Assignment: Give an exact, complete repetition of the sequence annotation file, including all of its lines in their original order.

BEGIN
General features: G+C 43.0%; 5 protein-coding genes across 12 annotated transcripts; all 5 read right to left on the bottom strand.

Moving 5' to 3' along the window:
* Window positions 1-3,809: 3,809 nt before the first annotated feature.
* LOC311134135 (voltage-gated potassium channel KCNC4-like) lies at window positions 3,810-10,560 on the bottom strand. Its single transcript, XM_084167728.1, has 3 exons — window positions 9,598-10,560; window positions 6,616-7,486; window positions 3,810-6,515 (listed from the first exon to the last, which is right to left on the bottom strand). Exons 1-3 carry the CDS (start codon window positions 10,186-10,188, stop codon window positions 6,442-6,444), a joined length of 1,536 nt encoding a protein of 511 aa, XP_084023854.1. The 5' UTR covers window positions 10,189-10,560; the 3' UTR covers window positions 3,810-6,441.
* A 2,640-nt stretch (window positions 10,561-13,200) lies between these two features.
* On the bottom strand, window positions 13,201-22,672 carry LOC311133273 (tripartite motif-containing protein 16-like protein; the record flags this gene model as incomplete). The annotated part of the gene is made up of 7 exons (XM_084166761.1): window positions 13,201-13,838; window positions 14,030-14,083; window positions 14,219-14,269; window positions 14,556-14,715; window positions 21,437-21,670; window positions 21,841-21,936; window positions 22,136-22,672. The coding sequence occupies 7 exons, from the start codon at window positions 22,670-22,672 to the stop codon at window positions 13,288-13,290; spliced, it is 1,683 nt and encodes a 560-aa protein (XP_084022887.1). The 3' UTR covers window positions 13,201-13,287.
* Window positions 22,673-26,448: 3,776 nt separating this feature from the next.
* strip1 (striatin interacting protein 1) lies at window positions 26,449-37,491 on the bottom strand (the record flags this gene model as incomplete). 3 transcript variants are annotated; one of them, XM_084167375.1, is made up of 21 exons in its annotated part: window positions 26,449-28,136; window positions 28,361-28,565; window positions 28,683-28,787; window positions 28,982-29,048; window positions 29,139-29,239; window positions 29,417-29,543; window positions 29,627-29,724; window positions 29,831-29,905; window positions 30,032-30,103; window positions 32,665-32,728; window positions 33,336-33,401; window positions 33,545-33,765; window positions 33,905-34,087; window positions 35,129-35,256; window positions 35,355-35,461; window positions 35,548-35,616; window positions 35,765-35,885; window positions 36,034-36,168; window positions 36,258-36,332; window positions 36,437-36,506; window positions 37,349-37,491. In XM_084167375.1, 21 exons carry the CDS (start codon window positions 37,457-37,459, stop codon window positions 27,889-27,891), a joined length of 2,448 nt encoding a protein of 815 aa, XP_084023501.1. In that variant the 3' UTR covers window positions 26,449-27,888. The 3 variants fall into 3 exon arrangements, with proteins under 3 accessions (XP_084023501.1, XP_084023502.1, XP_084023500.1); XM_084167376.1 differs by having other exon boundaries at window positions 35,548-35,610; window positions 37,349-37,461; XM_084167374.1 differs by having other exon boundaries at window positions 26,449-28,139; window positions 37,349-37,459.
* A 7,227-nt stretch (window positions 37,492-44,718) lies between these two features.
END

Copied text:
General features: G+C 43.0%; 5 protein-coding genes across 12 annotated transcripts; all 5 read right to left on the bottom strand.

Moving 5' to 3' along the window:
* Window positions 1-3,809: 3,809 nt before the first annotated feature.
* LOC311134135 (voltage-gated potassium channel KCNC4-like) lies at window positions 3,810-10,560 on the bottom strand. Its single transcript, XM_084167728.1, has 3 exons — window positions 9,598-10,560; window positions 6,616-7,486; window positions 3,810-6,515 (listed from the first exon to the last, which is right to left on the bottom strand). Exons 1-3 carry the CDS (start codon window positions 10,186-10,188, stop codon window positions 6,442-6,444), a joined length of 1,536 nt encoding a protein of 511 aa, XP_084023854.1. The 5' UTR covers window positions 10,189-10,560; the 3' UTR covers window positions 3,810-6,441.
* A 2,640-nt stretch (window positions 10,561-13,200) lies between these two features.
* On the bottom strand, window positions 13,201-22,672 carry LOC311133273 (tripartite motif-containing protein 16-like protein; the record flags this gene model as incomplete). The annotated part of the gene is made up of 7 exons (XM_084166761.1): window positions 13,201-13,838; window positions 14,030-14,083; window positions 14,219-14,269; window positions 14,556-14,715; window positions 21,437-21,670; window positions 21,841-21,936; window positions 22,136-22,672. The coding sequence occupies 7 exons, from the start codon at window positions 22,670-22,672 to the stop codon at window positions 13,288-13,290; spliced, it is 1,683 nt and encodes a 560-aa protein (XP_084022887.1). The 3' UTR covers window positions 13,201-13,287.
* Window positions 22,673-26,448: 3,776 nt separating this feature from the next.
* strip1 (striatin interacting protein 1) lies at window positions 26,449-37,491 on the bottom strand (the record flags this gene model as incomplete). 3 transcript variants are annotated; one of them, XM_084167375.1, is made up of 21 exons in its annotated part: window positions 26,449-28,136; window positions 28,361-28,565; window positions 28,683-28,787; window positions 28,982-29,048; window positions 29,139-29,239; window positions 29,417-29,543; window positions 29,627-29,724; window positions 29,831-29,905; window positions 30,032-30,103; window positions 32,665-32,728; window positions 33,336-33,401; window positions 33,545-33,765; window positions 33,905-34,087; window positions 35,129-35,256; window positions 35,355-35,461; window positions 35,548-35,616; window positions 35,765-35,885; window positions 36,034-36,168; window positions 36,258-36,332; window positions 36,437-36,506; window positions 37,349-37,491. In XM_084167375.1, 21 exons carry the CDS (start codon window positions 37,457-37,459, stop codon window positions 27,889-27,891), a joined length of 2,448 nt encoding a protein of 815 aa, XP_084023501.1. In that variant the 3' UTR covers window positions 26,449-27,888. The 3 variants fall into 3 exon arrangements, with proteins under 3 accessions (XP_084023501.1, XP_084023502.1, XP_084023500.1); XM_084167376.1 differs by having other exon boundaries at window positions 35,548-35,610; window positions 37,349-37,461; XM_084167374.1 differs by having other exon boundaries at window positions 26,449-28,139; window positions 37,349-37,459.
* A 7,227-nt stretch (window positions 37,492-44,718) lies between these two features.